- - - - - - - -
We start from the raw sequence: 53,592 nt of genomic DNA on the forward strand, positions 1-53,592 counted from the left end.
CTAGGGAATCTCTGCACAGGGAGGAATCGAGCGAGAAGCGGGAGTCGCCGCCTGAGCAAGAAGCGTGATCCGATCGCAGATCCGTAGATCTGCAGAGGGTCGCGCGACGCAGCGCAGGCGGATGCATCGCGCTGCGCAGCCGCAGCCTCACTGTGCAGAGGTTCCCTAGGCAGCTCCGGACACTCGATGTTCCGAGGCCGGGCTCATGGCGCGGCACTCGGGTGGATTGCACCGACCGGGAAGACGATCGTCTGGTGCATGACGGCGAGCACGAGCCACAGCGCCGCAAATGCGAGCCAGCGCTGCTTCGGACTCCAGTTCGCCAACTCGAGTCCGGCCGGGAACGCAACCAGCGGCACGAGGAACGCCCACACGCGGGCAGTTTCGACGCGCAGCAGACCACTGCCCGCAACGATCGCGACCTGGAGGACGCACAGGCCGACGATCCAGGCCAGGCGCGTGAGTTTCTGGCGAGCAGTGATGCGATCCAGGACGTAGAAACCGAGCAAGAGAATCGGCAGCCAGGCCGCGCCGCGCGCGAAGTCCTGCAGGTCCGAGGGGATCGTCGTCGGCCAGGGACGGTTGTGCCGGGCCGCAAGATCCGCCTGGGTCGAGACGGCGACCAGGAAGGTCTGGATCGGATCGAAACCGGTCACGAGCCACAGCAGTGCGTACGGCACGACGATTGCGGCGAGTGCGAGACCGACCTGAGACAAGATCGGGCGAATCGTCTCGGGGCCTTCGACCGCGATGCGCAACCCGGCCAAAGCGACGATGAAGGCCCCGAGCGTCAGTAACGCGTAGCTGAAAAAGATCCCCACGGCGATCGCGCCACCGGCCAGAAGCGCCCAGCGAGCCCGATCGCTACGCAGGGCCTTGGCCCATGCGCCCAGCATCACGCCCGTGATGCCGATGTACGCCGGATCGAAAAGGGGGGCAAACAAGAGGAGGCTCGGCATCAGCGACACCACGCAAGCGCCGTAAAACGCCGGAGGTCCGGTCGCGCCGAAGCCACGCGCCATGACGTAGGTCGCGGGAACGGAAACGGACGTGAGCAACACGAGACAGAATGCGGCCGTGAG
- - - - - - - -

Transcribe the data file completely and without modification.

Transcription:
We start from the raw sequence: 53,592 nt of genomic DNA on the forward strand, positions 1-53,592 counted from the left end.
CTAGGGAATCTCTGCACAGGGAGGAATCGAGCGAGAAGCGGGAGTCGCCGCCTGAGCAAGAAGCGTGATCCGATCGCAGATCCGTAGATCTGCAGAGGGTCGCGCGACGCAGCGCAGGCGGATGCATCGCGCTGCGCAGCCGCAGCCTCACTGTGCAGAGGTTCCCTAGGCAGCTCCGGACACTCGATGTTCCGAGGCCGGGCTCATGGCGCGGCACTCGGGTGGATTGCACCGACCGGGAAGACGATCGTCTGGTGCATGACGGCGAGCACGAGCCACAGCGCCGCAAATGCGAGCCAGCGCTGCTTCGGACTCCAGTTCGCCAACTCGAGTCCGGCCGGGAACGCAACCAGCGGCACGAGGAACGCCCACACGCGGGCAGTTTCGACGCGCAGCAGACCACTGCCCGCAACGATCGCGACCTGGAGGACGCACAGGCCGACGATCCAGGCCAGGCGCGTGAGTTTCTGGCGAGCAGTGATGCGATCCAGGACGTAGAAACCGAGCAAGAGAATCGGCAGCCAGGCCGCGCCGCGCGCGAAGTCCTGCAGGTCCGAGGGGATCGTCGTCGGCCAGGGACGGTTGTGCCGGGCCGCAAGATCCGCCTGGGTCGAGACGGCGACCAGGAAGGTCTGGATCGGATCGAAACCGGTCACGAGCCACAGCAGTGCGTACGGCACGACGATTGCGGCGAGTGCGAGACCGACCTGAGACAAGATCGGGCGAATCGTCTCGGGGCCTTCGACCGCGATGCGCAACCCGGCCAAAGCGACGATGAAGGCCCCGAGCGTCAGTAACGCGTAGCTGAAAAAGATCCCCACGGCGATCGCGCCACCGGCCAGAAGCGCCCAGCGAGCCCGATCGCTACGCAGGGCCTTGGCCCATGCGCCCAGCATCACGCCCGTGATGCCGATGTACGCCGGATCGAAAAGGGGGGCAAACAAGAGGAGGCTCGGCATCAGCGACACCACGCAAGCGCCGTAAAACGCCGGAGGTCCGGTCGCGCCGAAGCCACGCGCCATGACGTAGGTCGCGGGAACGGAAACGGACGTGAGCAACACGAGACAGAATGCGGCCGTGAG